Our data demonstrate that older individuals have higher A1c levels than younger individuals with similar FPG profiles. This result is in agreement with those of a previous Korean study [3], which found that the appropriate A1c cutoff value rose by approximately 0.1%/decade of subject age. Another study [10] investigated the effect of age on the A1c level in the nondiabetic subjects enrolled in the Framingham Offspring Study and the nondiabetic participants in the NHANES 2001 to 2004 survey and found a 0.10% to 0.14% increase/decade. A possible explanation for the observed association of higher A1c with increasing age is related to changes in the rate of glycation associated with aging [11].
Several limitations of this study should be acknowledged. First, the survey was based on cross-sectional data. Second, 2HPG was not included in this analysis. Although practically, an OGTT could not be performed in the total general population in this national survey, the lack of 2HPG could be one of the possible explanations for the very low PPV (20.9%) for the A1c of 6.1% in this study. The last limitation is the lack of data regarding the diabetic complications in this study, which are the most important parameters for defining the criteria of diabetes.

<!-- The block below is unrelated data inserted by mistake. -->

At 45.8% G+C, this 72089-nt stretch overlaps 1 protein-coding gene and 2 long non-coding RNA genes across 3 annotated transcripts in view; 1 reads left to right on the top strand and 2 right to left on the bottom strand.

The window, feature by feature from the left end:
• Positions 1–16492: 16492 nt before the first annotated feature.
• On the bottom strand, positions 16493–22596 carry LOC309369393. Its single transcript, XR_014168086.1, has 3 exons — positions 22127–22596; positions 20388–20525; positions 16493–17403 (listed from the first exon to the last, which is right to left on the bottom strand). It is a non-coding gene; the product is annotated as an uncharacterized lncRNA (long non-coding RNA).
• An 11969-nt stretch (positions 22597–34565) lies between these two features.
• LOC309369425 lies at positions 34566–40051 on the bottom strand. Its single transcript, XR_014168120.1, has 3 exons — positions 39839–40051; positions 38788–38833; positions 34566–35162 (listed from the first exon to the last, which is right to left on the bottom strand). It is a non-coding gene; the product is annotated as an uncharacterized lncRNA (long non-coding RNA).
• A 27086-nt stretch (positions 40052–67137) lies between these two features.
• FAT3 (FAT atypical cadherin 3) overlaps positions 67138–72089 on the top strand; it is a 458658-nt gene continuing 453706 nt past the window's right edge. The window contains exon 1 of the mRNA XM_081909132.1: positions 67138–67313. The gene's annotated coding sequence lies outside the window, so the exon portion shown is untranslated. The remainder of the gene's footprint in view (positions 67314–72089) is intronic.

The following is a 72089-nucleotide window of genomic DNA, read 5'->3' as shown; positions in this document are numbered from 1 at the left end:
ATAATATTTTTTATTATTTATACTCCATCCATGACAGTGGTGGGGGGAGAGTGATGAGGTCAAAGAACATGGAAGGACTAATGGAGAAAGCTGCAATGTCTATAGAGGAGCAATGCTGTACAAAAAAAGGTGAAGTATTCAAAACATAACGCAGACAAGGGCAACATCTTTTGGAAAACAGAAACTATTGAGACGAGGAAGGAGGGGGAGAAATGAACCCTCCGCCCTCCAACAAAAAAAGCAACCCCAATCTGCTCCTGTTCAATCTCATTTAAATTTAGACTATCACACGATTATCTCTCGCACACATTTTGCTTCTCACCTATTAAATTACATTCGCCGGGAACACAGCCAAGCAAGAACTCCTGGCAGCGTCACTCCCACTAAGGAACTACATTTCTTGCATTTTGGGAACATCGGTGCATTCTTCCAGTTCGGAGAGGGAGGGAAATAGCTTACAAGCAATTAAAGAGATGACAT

It is rarely possible in screening tests to obtain both high sensitivity and specificity. Considering that the A1c is not the only criterion for diabetes, the specificity of the A1c cutoff is undoubtedly more important than the sensitivity. The high prevalence of diabetes in the general population is another reason that a cutoff level should have high specificity rather than sensitivity, to prevent a significant number of false positives. Considering that the PPV of an A1c level of 6.1% for FPG of 126 mg/dL was very low, the A1c level ≥6.1% might be appropriate for the diagnosis of diabetes. The significance of this study is that we observed findings in a national representative sample of the Korean adult population that are similar to those reported previously in several Korean cohort studies. Considering A1c as one of three criteria for the diagnosis of diabetes and the high specificity of an A1c cutoff of 6.5%, the current diagnostic criteria of A1c ≥6.5% might be acceptable in the Korean adult population.

ACKNOWLEDGMENTS

JMK, JCW, and DJK researched the data and wrote the manuscript. JWH, JHN, KSK, and BDR contributed to the discussion and reviewed/edited the manuscript.

NOTES

No potential conflict of interest relevant to this article was reported.

REFERENCES

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Table 1
Sensitivities and specificities of different HbA1c levels for FPG ≥126 mg/dL
dmj-38-480-i001.jpg

FPG, fasting plasma glucose; PPV, positive predictive value; NPV, negative predictive value; AUC, area under the curve.

Number of patients with FPG ≥126 mg/dL, an=155, bn=21, cn=91, dn=43.

Table 2
Sensitivities and specificities of different HbA1c levels for FPG ≥100 mg/dL
dmj-38-480-i002.jpg

FPG, fasting plasma glucose; PPV, positive predictive value; NPV, negative predictive value; AUC, area under the curve.